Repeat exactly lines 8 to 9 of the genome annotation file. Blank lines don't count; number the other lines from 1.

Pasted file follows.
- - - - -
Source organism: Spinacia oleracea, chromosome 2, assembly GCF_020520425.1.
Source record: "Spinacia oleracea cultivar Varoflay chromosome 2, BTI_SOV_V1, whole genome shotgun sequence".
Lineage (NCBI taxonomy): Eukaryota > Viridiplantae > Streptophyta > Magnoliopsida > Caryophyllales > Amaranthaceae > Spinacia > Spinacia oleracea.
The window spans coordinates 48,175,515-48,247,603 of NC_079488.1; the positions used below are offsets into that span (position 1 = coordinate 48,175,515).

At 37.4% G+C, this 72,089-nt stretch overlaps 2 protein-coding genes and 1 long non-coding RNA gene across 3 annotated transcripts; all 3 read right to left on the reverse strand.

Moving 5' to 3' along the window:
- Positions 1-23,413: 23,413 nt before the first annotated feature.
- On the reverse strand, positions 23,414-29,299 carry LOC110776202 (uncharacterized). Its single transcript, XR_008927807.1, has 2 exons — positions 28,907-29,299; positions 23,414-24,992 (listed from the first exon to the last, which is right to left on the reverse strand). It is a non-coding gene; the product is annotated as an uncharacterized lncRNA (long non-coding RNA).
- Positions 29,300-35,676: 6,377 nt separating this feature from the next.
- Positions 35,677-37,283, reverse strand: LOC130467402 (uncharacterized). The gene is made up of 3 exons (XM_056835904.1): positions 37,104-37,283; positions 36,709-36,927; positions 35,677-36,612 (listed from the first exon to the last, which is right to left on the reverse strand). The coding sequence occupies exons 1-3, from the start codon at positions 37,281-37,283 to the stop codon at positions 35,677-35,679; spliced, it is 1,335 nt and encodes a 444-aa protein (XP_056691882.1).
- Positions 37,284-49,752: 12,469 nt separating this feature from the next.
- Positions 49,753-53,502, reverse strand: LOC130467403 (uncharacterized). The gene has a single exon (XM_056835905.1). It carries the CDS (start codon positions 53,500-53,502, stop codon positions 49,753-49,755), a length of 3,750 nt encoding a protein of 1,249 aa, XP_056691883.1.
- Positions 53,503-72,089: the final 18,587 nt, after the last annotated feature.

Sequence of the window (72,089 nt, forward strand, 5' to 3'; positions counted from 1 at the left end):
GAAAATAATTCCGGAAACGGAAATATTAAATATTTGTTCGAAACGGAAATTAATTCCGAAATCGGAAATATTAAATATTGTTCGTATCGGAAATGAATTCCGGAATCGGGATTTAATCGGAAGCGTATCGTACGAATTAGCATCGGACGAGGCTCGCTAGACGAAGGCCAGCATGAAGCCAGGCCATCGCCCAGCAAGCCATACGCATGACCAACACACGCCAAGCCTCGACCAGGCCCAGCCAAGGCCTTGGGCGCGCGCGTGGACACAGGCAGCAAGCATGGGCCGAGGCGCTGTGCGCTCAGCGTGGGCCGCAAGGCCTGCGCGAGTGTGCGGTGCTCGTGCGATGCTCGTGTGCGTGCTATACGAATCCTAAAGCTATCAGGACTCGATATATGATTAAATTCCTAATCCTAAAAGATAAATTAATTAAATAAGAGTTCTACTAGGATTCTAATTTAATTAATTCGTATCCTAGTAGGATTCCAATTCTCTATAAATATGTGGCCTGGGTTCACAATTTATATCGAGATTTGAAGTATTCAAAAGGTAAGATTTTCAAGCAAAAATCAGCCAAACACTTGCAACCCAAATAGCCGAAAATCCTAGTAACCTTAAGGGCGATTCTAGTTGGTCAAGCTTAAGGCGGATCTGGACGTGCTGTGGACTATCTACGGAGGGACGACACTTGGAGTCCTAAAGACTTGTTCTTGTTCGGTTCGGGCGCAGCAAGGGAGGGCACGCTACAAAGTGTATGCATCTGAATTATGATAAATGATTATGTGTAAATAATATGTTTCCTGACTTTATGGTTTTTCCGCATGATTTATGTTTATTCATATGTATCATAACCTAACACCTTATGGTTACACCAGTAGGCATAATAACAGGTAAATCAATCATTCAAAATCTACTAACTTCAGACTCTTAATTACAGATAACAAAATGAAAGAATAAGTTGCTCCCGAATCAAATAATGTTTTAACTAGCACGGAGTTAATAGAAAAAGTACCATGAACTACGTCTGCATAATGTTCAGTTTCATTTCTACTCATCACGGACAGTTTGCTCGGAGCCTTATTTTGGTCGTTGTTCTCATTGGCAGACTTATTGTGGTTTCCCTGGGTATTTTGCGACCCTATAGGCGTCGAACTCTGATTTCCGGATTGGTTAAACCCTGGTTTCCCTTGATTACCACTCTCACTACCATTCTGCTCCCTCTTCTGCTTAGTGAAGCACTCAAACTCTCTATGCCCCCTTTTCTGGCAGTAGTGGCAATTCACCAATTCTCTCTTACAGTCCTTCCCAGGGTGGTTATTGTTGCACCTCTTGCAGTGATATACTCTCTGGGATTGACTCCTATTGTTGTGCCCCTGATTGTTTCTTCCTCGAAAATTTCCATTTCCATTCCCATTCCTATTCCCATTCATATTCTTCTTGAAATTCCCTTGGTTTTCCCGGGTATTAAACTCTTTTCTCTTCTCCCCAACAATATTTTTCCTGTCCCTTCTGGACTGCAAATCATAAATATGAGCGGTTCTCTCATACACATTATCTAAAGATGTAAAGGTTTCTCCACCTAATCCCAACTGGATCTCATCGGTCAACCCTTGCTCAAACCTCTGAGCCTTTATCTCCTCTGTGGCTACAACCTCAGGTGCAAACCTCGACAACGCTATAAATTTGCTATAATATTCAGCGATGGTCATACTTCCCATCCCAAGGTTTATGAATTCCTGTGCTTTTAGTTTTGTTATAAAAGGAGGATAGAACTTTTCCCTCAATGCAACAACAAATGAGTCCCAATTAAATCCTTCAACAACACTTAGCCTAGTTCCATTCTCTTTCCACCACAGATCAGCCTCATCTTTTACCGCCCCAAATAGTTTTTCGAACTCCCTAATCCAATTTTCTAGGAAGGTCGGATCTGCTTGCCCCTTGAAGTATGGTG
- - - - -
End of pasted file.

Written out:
- On the reverse strand, positions 23,414-29,299 carry LOC110776202 (uncharacterized). Its single transcript, XR_008927807.1, has 2 exons — positions 28,907-29,299; positions 23,414-24,992 (listed from the first exon to the last, which is right to left on the reverse strand). It is a non-coding gene; the product is annotated as an uncharacterized lncRNA (long non-coding RNA).
- Positions 29,300-35,676: 6,377 nt separating this feature from the next.